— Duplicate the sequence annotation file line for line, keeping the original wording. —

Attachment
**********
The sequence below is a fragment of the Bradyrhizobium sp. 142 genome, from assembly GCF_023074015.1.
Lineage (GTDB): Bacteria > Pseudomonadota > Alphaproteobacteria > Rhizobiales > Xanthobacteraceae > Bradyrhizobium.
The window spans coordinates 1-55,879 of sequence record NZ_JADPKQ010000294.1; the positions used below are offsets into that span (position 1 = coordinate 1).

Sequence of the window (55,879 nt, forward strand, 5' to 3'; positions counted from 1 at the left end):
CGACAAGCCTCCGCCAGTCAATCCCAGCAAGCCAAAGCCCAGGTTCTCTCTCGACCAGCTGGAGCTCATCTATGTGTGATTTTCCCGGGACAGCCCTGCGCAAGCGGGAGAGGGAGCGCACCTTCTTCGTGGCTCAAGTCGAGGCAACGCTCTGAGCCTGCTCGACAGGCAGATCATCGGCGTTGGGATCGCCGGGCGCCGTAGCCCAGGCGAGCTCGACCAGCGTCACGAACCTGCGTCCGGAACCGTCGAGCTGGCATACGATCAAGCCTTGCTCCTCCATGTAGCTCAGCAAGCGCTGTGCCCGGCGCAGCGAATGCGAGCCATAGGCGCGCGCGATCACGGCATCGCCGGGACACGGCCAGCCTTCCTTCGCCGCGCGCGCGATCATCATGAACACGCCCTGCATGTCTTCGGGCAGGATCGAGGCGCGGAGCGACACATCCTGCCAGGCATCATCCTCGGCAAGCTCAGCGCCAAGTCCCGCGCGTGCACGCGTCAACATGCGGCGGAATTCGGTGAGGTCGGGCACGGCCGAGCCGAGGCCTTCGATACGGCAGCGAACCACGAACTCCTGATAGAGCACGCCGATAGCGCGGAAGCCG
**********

The sequence below is a fragment of the Bradyrhizobium sp. 142 genome, from assembly GCF_023074015.1.
Lineage (GTDB): Bacteria > Pseudomonadota > Alphaproteobacteria > Rhizobiales > Xanthobacteraceae > Bradyrhizobium.
The window spans coordinates 1-55,879 of sequence record NZ_JADPKQ010000294.1; the positions used below are offsets into that span (position 1 = coordinate 1).

Sequence of the window (55,879 nt, forward strand, 5' to 3'; positions counted from 1 at the left end):
CGACAAGCCTCCGCCAGTCAATCCCAGCAAGCCAAAGCCCAGGTTCTCTCTCGACCAGCTGGAGCTCATCTATGTGTGATTTTCCCGGGACAGCCCTGCGCAAGCGGGAGAGGGAGCGCACCTTCTTCGTGGCTCAAGTCGAGGCAACGCTCTGAGCCTGCTCGACAGGCAGATCATCGGCGTTGGGATCGCCGGGCGCCGTAGCCCAGGCGAGCTCGACCAGCGTCACGAACCTGCGTCCGGAACCGTCGAGCTGGCATACGATCAAGCCTTGCTCCTCCATGTAGCTCAGCAAGCGCTGTGCCCGGCGCAGCGAATGCGAGCCATAGGCGCGCGCGATCACGGCATCGCCGGGACACGGCCAGCCTTCCTTCGCCGCGCGCGCGATCATCATGAACACGCCCTGCATGTCTTCGGGCAGGATCGAGGCGCGGAGCGACACATCCTGCCAGGCATCATCCTCGGCAAGCTCAGCGCCAAGTCCCGCGCGTGCACGCGTCAACATGCGGCGGAATTCGGTGAGGTCGGGCACGGCCGAGCCGAGGCCTTCGATACGGCAGCGAACCACGAACTCCTGATAGAGCACGCCGATAGCGCGGAAGCCG